Social services continued to expand and, in 1973, Consultation Services for Clergy and Religious was established. This specialized office provides psychological and counseling services to clergy and religious, as well as educational programs for religious leaders.
Monsignor John P. Quinn became the third Director of New Hampshire Catholic Charities in 1977. Under Quinn's leadership, Parish Social Ministry, the third major phase of New Hampshire Catholic Charities, was developed. Beginning in 1977 at the new Lebanon district office was designed to decentralize some of Catholic Charities' services by providing direct assistance at the local level through the training of volunteers.
Msgr. John P. Quinn
At the same time, special services for the deaf were beginning to take shape. These services have been expanded to all persons with disabilities. The Disabilities Office has received national awards and recognition for its leadership in helping the disabled.
In 1979, district offices opened in Nashua and Concord, followed by offices in Portsmouth (now Rochester) and Berlin in 1980 and then in Salem and Laconia in 1981. As with other such district offices, counseling, information and referral, and community outreach services are offered to the local population.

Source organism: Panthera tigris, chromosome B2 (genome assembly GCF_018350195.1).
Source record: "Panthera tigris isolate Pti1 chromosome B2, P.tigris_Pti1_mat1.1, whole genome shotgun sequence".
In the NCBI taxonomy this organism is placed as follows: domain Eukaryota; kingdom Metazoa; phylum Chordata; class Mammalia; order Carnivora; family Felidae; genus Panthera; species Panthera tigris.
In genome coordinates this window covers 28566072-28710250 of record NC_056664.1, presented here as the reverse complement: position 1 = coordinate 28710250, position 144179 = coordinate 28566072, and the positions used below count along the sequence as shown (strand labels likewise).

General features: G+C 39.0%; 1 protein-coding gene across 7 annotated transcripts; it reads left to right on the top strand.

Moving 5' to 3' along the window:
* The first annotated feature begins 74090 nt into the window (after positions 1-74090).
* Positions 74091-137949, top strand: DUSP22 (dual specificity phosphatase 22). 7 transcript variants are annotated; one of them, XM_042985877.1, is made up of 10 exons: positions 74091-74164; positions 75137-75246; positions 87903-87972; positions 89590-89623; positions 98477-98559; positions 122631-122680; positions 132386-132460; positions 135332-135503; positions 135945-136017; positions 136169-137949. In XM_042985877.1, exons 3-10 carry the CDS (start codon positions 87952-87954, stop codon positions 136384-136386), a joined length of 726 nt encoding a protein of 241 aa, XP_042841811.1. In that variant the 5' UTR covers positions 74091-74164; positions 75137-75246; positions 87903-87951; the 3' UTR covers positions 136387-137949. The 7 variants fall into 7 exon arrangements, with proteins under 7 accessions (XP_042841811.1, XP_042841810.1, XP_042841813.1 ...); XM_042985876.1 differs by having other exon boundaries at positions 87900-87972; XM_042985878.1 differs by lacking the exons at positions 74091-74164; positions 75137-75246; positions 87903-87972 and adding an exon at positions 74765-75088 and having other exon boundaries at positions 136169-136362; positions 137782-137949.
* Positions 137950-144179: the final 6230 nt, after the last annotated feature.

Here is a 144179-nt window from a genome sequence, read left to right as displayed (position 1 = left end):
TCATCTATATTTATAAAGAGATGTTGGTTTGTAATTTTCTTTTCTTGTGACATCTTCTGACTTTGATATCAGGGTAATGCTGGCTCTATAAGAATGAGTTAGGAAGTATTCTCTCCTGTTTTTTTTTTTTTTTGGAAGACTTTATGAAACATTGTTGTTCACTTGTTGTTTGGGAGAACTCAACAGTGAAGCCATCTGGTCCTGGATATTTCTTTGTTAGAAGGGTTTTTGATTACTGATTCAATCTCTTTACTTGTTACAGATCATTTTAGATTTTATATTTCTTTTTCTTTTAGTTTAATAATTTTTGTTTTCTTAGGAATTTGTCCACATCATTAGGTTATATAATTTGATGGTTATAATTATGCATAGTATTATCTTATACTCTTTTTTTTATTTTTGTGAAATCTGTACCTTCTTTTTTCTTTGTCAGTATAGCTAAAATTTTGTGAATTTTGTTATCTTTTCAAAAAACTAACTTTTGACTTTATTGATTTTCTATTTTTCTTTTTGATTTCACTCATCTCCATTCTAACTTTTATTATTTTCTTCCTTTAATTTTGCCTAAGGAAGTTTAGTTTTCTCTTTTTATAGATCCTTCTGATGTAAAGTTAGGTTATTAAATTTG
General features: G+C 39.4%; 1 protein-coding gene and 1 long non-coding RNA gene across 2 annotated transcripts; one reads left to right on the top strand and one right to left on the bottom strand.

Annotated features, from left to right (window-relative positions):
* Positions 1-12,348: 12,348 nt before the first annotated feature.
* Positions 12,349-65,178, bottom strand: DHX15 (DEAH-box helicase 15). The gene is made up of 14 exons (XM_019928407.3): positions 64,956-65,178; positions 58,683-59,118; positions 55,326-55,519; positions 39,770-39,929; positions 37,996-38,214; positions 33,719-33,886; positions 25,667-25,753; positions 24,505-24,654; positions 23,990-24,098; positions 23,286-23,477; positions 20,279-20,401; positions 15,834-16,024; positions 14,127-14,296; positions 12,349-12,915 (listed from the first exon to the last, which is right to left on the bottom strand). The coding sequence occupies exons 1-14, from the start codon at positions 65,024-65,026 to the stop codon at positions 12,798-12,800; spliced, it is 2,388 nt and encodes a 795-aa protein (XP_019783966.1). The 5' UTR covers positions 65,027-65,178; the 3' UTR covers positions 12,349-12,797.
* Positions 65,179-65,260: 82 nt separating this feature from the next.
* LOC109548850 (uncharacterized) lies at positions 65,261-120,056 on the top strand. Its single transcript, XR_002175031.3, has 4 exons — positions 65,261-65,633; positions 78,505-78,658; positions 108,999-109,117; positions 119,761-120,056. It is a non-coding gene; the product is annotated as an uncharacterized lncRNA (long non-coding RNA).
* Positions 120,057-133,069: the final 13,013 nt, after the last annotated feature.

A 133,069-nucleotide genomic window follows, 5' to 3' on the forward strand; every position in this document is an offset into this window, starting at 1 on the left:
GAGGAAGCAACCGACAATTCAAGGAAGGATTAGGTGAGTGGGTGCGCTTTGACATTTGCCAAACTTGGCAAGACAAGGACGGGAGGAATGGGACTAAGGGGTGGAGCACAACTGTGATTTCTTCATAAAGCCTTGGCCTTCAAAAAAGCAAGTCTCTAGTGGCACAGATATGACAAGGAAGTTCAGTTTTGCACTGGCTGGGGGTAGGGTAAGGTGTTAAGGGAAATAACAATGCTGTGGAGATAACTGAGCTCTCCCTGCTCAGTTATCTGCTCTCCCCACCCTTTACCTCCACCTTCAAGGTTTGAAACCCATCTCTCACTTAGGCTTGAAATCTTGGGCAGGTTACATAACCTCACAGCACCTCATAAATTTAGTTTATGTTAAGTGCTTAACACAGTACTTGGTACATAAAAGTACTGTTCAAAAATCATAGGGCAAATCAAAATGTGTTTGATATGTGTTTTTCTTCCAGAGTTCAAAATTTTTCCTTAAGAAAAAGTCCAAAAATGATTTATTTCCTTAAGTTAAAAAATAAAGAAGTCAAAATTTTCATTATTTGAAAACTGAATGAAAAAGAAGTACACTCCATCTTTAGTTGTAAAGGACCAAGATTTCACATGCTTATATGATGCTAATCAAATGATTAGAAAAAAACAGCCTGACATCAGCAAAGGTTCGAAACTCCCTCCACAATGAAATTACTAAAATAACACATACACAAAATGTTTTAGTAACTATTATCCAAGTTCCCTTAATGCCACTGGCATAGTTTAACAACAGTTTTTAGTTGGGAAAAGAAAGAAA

In 1982, the OUR PLACE program was created in Manchester. OUR PLACE assists pregnant and parenting teens and young adults from the stages of pregnancy through early childhood years. Project Rachel was initiated in 1986 to provide specialized counseling for those who have experienced emotional pain as a result of abortion. Social service staff has assisted other agencies in forming their own Project Rachel programs.
In 1987, all counseling and outreach staff who serve the greater Manchester area moved to the Carpenter Center to form the Manchester District Office - the last of ten regional offices to be established.
Immigration & Refugee Services